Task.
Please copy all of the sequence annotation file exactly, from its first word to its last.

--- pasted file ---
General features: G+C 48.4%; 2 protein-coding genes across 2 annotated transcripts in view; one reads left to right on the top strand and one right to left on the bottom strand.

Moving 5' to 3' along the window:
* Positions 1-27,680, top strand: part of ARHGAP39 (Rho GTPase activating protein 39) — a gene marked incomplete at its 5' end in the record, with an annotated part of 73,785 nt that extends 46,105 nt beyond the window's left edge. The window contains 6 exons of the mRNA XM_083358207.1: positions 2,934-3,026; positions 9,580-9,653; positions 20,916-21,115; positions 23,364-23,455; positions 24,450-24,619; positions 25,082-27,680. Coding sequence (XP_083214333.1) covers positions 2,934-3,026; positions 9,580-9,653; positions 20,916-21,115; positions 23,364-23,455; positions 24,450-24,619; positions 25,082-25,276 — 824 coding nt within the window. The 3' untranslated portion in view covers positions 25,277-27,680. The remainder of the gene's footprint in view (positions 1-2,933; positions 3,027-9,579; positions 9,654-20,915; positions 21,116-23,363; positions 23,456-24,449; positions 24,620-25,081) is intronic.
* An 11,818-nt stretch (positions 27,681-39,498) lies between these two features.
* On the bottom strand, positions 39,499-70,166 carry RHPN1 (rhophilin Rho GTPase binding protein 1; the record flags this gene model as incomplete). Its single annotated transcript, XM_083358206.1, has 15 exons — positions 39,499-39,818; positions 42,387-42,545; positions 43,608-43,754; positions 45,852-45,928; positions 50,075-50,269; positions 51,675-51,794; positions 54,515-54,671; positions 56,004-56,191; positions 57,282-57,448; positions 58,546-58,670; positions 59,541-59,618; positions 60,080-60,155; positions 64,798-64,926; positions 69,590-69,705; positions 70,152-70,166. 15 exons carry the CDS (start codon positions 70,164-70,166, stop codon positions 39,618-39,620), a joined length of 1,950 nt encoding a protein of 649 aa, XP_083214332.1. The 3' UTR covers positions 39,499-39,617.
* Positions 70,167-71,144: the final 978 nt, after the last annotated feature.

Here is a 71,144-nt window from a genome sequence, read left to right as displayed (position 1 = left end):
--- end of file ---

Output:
General features: G+C 48.4%; 2 protein-coding genes across 2 annotated transcripts in view; one reads left to right on the top strand and one right to left on the bottom strand.

Moving 5' to 3' along the window:
* Positions 1-27,680, top strand: part of ARHGAP39 (Rho GTPase activating protein 39) — a gene marked incomplete at its 5' end in the record, with an annotated part of 73,785 nt that extends 46,105 nt beyond the window's left edge. The window contains 6 exons of the mRNA XM_083358207.1: positions 2,934-3,026; positions 9,580-9,653; positions 20,916-21,115; positions 23,364-23,455; positions 24,450-24,619; positions 25,082-27,680. Coding sequence (XP_083214333.1) covers positions 2,934-3,026; positions 9,580-9,653; positions 20,916-21,115; positions 23,364-23,455; positions 24,450-24,619; positions 25,082-25,276 — 824 coding nt within the window. The 3' untranslated portion in view covers positions 25,277-27,680. The remainder of the gene's footprint in view (positions 1-2,933; positions 3,027-9,579; positions 9,654-20,915; positions 21,116-23,363; positions 23,456-24,449; positions 24,620-25,081) is intronic.
* An 11,818-nt stretch (positions 27,681-39,498) lies between these two features.
* On the bottom strand, positions 39,499-70,166 carry RHPN1 (rhophilin Rho GTPase binding protein 1; the record flags this gene model as incomplete). Its single annotated transcript, XM_083358206.1, has 15 exons — positions 39,499-39,818; positions 42,387-42,545; positions 43,608-43,754; positions 45,852-45,928; positions 50,075-50,269; positions 51,675-51,794; positions 54,515-54,671; positions 56,004-56,191; positions 57,282-57,448; positions 58,546-58,670; positions 59,541-59,618; positions 60,080-60,155; positions 64,798-64,926; positions 69,590-69,705; positions 70,152-70,166. 15 exons carry the CDS (start codon positions 70,164-70,166, stop codon positions 39,618-39,620), a joined length of 1,950 nt encoding a protein of 649 aa, XP_083214332.1. The 3' UTR covers positions 39,499-39,617.
* Positions 70,167-71,144: the final 978 nt, after the last annotated feature.

Here is a 71,144-nt window from a genome sequence, read left to right as displayed (position 1 = left end):